Dropping a Bomb Before National Charter Schools Week

As I was reading the news online yesterday, this from the Old Grey Lady: A pretty tough dissection of the tough slog charter operators like Imagine have gone through when trying to embark on the non-profit course and bring value to education systems and management in the United States. It’s not an easy process, and the system isn’t really designed, yet, to facilitate excellence at scale. We are bound to hear a lot about that which doesn’t work until we get there.
The article tries to tell us that charter school management orgs don’t work. Not true.
Charter networks are the most important development of the last decade. They deliver consistent quality and lower cost than traditional public schools. Charter management organizations (CMO) like Charter Success, Achievement First, and Village Academy in NYC are consistently the top performers. Networks like Green Dot, Alliance, and ICEF run great high schools in Los Angeles under the most difficult conditions in the country.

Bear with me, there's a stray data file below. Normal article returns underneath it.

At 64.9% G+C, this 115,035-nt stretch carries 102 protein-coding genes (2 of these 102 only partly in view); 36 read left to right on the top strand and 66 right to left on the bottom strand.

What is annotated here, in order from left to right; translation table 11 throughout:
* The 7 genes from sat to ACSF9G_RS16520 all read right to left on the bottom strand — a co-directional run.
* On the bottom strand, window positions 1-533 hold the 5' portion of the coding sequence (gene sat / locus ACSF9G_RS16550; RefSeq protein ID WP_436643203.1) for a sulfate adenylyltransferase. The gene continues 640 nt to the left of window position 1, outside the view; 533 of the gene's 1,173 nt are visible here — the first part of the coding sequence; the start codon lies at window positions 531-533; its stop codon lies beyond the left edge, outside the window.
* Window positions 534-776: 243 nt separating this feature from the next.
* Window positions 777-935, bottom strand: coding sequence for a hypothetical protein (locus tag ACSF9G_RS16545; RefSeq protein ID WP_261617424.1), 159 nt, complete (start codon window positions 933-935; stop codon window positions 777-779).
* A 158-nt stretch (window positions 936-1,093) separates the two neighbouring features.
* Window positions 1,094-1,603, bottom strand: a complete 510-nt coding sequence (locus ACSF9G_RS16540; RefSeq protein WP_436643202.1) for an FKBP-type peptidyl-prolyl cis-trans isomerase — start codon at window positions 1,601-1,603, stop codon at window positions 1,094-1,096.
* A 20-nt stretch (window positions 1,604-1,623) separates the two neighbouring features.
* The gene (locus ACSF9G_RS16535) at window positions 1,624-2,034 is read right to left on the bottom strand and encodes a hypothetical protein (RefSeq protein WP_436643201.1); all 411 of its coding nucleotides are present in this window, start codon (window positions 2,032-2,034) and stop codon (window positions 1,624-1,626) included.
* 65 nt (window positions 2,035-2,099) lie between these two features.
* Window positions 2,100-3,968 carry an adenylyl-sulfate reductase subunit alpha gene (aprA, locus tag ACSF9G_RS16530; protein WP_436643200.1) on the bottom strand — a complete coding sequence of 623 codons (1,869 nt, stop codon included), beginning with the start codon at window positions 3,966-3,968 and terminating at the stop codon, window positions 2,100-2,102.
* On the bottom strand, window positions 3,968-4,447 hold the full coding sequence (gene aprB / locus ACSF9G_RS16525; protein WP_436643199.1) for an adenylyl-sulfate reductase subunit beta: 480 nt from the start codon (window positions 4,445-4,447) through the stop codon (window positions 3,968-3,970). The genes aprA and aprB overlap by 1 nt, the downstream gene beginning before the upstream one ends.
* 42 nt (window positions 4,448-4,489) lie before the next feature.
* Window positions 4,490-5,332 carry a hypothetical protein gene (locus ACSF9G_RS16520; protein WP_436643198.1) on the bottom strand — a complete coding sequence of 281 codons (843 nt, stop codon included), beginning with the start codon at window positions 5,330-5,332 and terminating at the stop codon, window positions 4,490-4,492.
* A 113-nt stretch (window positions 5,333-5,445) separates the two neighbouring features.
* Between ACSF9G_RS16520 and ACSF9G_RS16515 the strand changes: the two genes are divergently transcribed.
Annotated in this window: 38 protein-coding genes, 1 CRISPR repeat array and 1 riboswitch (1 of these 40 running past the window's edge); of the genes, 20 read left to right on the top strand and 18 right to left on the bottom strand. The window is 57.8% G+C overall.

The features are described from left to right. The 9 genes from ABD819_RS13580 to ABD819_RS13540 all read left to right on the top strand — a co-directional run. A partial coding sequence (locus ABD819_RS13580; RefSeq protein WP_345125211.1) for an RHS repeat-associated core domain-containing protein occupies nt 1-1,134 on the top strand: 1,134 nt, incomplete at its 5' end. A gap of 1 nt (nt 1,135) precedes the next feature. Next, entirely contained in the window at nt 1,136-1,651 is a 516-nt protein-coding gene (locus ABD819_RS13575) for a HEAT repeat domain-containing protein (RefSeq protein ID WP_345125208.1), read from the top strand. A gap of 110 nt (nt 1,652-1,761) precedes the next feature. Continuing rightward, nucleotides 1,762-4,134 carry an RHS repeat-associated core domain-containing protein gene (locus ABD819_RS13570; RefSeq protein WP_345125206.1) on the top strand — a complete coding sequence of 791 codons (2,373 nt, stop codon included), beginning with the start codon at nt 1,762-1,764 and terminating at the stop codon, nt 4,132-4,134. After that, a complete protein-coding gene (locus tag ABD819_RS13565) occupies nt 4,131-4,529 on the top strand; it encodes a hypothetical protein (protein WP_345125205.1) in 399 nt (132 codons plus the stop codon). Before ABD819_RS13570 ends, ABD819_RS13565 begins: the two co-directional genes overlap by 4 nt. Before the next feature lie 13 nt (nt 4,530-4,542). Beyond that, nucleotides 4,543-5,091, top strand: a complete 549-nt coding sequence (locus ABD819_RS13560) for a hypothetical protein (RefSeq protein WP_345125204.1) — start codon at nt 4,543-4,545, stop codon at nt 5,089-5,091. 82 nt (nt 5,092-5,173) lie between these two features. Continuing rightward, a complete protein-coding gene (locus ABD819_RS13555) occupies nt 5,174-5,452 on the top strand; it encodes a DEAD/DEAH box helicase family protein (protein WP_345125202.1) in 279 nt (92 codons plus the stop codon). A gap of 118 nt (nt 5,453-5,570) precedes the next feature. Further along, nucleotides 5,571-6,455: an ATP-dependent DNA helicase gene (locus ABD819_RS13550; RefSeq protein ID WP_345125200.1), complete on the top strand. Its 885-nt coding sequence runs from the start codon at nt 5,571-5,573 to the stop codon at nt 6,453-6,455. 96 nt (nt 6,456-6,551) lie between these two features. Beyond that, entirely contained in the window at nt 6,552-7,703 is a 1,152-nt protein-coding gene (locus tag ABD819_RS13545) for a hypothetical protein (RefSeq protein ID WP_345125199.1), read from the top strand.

Imagine manages 71 pretty good schools for non-profit groups around the country. With a highly decentralized education ‘system’ the challenge is quality at scale and Imagine is attacking this problem through management techniques that encourage surplus, which are taken as fees. That’s the natural result of working to create value and to help manage an effective organization.
Given the need to form separate independent boards for each charter school and for the CMO to invest more than 18 months of time and often lots of resources to get a charter approved, the board challenges that
Strom points out are understandable.
Connections Academy, a leading supporter of virtual charter schools, is known for fair and transparent board relationships. This is the trend for the development of charter school networks and CMOs. The education reform movement is set to democratize education, to ensure that everyone who goes to school benefits from that experience in the most open and transparent way.

Tom Vander Ark

Tom Vander Ark is the CEO of Getting Smart. He has written or co-authored more than 50 books and papers including Getting Smart, Smart Cities, Smart Parents, Better Together, The Power of Place and Difference Making. He served as a public school superintendent and the first Executive Director of Education for the Bill & Melinda Gates Foundation.

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